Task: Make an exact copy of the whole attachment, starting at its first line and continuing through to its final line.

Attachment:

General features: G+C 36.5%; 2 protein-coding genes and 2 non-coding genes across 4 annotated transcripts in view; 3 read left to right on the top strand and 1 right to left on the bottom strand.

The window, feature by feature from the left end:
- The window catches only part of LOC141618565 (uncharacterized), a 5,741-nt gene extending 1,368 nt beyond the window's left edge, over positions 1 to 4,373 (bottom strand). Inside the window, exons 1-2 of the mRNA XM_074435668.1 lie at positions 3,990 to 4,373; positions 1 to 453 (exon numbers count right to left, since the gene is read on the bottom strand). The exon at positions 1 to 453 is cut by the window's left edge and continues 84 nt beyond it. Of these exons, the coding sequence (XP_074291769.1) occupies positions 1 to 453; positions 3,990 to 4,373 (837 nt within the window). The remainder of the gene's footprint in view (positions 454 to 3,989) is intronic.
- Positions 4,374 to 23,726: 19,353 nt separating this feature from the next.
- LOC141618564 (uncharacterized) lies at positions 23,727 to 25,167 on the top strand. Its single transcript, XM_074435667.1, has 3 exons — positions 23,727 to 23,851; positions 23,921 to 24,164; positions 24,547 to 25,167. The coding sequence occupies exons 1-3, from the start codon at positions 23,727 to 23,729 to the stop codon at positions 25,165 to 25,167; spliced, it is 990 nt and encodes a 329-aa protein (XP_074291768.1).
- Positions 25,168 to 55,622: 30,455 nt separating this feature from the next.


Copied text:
General features: G+C 36.5%; 2 protein-coding genes and 2 non-coding genes across 4 annotated transcripts in view; 3 read left to right on the top strand and 1 right to left on the bottom strand.

The window, feature by feature from the left end:
- The window catches only part of LOC141618565 (uncharacterized), a 5,741-nt gene extending 1,368 nt beyond the window's left edge, over positions 1 to 4,373 (bottom strand). Inside the window, exons 1-2 of the mRNA XM_074435668.1 lie at positions 3,990 to 4,373; positions 1 to 453 (exon numbers count right to left, since the gene is read on the bottom strand). The exon at positions 1 to 453 is cut by the window's left edge and continues 84 nt beyond it. Of these exons, the coding sequence (XP_074291769.1) occupies positions 1 to 453; positions 3,990 to 4,373 (837 nt within the window). The remainder of the gene's footprint in view (positions 454 to 3,989) is intronic.
- Positions 4,374 to 23,726: 19,353 nt separating this feature from the next.
- LOC141618564 (uncharacterized) lies at positions 23,727 to 25,167 on the top strand. Its single transcript, XM_074435667.1, has 3 exons — positions 23,727 to 23,851; positions 23,921 to 24,164; positions 24,547 to 25,167. The coding sequence occupies exons 1-3, from the start codon at positions 23,727 to 23,729 to the stop codon at positions 25,165 to 25,167; spliced, it is 990 nt and encodes a 329-aa protein (XP_074291768.1).
- Positions 25,168 to 55,622: 30,455 nt separating this feature from the next.